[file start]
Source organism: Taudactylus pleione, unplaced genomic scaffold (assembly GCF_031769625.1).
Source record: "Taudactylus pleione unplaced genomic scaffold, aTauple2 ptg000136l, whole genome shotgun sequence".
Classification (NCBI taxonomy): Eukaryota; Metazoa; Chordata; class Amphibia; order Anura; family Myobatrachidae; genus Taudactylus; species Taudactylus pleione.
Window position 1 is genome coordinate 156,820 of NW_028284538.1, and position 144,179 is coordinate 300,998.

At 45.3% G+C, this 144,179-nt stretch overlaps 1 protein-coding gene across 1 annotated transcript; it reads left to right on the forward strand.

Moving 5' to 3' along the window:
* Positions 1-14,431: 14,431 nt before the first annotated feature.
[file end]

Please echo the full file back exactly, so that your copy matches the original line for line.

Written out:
Source organism: Taudactylus pleione, unplaced genomic scaffold (assembly GCF_031769625.1).
Source record: "Taudactylus pleione unplaced genomic scaffold, aTauple2 ptg000136l, whole genome shotgun sequence".
Classification (NCBI taxonomy): Eukaryota; Metazoa; Chordata; class Amphibia; order Anura; family Myobatrachidae; genus Taudactylus; species Taudactylus pleione.
Window position 1 is genome coordinate 156,820 of NW_028284538.1, and position 144,179 is coordinate 300,998.

At 45.3% G+C, this 144,179-nt stretch overlaps 1 protein-coding gene across 1 annotated transcript; it reads left to right on the forward strand.

Moving 5' to 3' along the window:
* Positions 1-14,431: 14,431 nt before the first annotated feature.